Welcome to Essential Releases, our weekly roundup of the best music on Bandcamp. This column began as a way to recommend crucial new albums. However, until further notice, we’ll be using it to spotlight the records that are resonating with us right now, regardless of when they were released.
Roy Ayers, Adrian Younge and Ali Shaheed Muhammad
Roy Ayers JID002
Vinyl LP, Compact Disc (CD), Other, Poster/Print, T-Shirt/Apparel
Vibraphonist Roy Ayers has a distinctive sound: an easygoing blend of Afrocentric funk, jazz and soul tailor-made for speakeasy bars and Blaxploitation films. He scored Coffy, the Jack Hill-directed movie starring Pam Grier, and his 1972 track, “We Live In Brooklyn, Baby,” became an anthem for some natives of the borough. Ayers’s music radiates cool, and on JiD002 (short for Jazz is Dead 2), his new album with producers Adrian Younge and Ali Shaheed Muhammad, it’s more of the same. With its sauntering pace and sunlit aura, “Synchronize Vibration” feels like an updated version of “Everybody Loves The Sunshine,” Ayers’s hit song from 1976. “Shadows of The East” joins the trio’s respective sounds, mixing Ayers’s Sunday cookout vibe with Younge and Muhammad’s neo-soul-meets-Harlem Renaissance aesthetic. Despite its 27-minute runtime, JiD002 is an efficient album that encompasses the varied aspects of Ayers’s storied career. It’s a fresh chapter for a legend who’s already done so much.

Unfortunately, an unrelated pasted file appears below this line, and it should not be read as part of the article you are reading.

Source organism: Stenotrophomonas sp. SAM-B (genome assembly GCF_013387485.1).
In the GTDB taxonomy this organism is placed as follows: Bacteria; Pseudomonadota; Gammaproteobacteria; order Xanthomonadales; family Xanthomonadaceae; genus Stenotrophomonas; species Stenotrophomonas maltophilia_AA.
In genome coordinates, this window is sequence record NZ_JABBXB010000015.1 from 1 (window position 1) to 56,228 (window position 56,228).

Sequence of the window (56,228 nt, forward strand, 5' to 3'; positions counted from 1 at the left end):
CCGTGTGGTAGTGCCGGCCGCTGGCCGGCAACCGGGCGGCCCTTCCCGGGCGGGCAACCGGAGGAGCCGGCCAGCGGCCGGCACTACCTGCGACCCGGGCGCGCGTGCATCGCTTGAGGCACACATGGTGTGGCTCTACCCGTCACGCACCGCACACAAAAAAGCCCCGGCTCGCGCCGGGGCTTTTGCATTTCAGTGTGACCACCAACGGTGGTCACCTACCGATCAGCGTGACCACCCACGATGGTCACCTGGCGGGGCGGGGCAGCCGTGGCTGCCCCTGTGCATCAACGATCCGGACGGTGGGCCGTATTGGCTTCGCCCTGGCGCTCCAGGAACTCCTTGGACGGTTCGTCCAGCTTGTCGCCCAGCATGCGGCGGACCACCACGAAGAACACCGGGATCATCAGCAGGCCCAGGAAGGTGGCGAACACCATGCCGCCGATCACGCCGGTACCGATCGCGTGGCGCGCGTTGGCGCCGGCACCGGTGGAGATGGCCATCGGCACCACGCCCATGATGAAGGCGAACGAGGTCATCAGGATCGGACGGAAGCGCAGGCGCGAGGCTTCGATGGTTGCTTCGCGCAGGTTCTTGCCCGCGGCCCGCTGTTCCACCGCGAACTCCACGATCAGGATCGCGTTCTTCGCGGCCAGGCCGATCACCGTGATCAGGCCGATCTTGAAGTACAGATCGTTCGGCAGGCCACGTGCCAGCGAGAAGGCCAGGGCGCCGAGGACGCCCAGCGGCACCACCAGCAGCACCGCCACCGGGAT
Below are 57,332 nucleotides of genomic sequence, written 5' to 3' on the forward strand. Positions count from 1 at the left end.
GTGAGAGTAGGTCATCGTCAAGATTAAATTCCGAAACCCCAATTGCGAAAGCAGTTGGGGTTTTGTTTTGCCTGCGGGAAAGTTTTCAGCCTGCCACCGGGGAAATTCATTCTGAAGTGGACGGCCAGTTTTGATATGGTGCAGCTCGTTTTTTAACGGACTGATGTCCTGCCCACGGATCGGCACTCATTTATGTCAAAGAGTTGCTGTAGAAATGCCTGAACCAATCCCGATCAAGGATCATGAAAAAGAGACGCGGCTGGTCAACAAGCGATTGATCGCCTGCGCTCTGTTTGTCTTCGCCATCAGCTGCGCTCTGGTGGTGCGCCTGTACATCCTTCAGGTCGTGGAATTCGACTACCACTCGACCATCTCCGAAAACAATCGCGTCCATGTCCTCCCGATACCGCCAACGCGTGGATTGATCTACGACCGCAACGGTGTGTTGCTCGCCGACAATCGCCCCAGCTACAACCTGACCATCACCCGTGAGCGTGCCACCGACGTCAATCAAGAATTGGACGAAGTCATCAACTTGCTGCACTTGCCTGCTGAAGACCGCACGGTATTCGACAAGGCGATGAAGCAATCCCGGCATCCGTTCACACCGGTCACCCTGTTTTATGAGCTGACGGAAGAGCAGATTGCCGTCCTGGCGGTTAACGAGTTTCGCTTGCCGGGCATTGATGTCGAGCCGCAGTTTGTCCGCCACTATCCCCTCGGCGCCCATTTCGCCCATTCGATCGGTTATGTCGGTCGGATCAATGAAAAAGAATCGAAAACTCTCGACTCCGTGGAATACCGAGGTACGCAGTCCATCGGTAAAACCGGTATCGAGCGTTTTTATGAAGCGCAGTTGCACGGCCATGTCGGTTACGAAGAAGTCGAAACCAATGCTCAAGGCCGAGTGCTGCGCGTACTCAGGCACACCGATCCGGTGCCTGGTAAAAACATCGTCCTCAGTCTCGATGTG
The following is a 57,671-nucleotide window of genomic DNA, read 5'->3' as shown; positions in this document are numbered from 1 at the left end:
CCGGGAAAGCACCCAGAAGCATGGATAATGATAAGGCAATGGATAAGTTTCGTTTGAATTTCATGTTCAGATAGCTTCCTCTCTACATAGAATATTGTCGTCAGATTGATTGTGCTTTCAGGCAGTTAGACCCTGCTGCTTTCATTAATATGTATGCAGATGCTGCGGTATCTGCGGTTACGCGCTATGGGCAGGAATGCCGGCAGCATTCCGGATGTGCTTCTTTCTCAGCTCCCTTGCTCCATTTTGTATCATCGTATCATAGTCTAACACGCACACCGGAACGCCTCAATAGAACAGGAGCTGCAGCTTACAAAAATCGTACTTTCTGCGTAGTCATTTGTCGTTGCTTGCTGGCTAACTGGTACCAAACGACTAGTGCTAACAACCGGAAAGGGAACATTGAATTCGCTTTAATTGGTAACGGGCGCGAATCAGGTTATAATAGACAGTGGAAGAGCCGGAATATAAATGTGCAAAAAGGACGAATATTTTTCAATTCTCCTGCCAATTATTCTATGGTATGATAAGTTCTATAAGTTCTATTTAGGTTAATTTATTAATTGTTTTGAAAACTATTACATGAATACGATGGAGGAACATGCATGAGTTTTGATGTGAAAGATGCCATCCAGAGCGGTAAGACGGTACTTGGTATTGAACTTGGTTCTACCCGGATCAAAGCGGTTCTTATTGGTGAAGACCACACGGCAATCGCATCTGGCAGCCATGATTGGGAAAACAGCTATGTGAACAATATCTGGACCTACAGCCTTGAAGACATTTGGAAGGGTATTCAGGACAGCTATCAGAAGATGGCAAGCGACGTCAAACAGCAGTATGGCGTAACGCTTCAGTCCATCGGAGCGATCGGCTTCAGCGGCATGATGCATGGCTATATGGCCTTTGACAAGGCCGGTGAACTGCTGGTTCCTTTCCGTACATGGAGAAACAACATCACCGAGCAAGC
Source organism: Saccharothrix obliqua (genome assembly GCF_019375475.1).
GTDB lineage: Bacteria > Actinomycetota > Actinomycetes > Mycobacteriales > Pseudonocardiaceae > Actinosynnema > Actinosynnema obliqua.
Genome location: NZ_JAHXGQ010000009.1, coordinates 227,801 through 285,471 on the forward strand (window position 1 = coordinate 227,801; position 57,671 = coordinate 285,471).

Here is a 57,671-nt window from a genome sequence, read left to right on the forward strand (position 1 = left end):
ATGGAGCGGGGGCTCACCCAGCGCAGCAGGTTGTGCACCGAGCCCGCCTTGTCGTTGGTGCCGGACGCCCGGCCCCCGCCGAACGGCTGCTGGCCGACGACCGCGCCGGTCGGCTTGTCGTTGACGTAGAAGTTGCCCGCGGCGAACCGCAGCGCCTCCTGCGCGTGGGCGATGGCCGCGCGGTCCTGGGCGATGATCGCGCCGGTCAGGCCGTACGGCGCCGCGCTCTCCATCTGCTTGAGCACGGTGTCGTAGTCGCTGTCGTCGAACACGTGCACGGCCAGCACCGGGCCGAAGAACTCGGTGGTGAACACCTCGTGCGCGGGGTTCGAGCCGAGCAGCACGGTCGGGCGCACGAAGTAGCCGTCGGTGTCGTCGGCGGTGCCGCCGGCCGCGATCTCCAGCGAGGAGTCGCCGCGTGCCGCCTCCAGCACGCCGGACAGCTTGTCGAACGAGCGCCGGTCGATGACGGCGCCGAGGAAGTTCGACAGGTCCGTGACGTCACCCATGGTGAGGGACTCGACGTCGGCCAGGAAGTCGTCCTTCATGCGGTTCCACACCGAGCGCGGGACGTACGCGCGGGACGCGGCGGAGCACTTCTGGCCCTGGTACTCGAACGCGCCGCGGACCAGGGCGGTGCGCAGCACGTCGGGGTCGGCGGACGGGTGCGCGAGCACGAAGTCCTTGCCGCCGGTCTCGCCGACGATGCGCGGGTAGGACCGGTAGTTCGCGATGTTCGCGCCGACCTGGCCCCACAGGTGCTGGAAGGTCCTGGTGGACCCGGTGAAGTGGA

Brooklyn singer Yaya Bey’s latest album, Madison Tapes, is an intimate and heartfelt R&B album. Bey’s approach to Madison Tapes is akin to diary excerpts—the songs and interludes are mostly musical streams of consciousness about love, transitions, and disappointment. Bey has a background in poetry, so it makes sense that her songs are short but weighty. The opener, “side A/juu rant” has a hazy, sampled beat that makes Bey’s braggadocio lyrics shine. Another standout is “sorry i unfollowed you,” where Bey recounts a past relationship over neo-soul looped horns. Bey sings, “I’ve been spending my life on a paycheck. Love is luxury but it don’t pay the rent,” on the darker “i got a promotion and i still miss you.” On the final track, “fairy joint text thread,” Bey sings as another woman says, “We’re always learning to be better at love, and quite possibly, that’s what we’re here for.” In all, Madison Tapes is Bey’s offering up an honest and public look at her own restlessness. She doesn’t have all the answers but she’s willing to think aloud about the tough questions about life and love with her audience.
Compact Disc (CD), Vinyl LP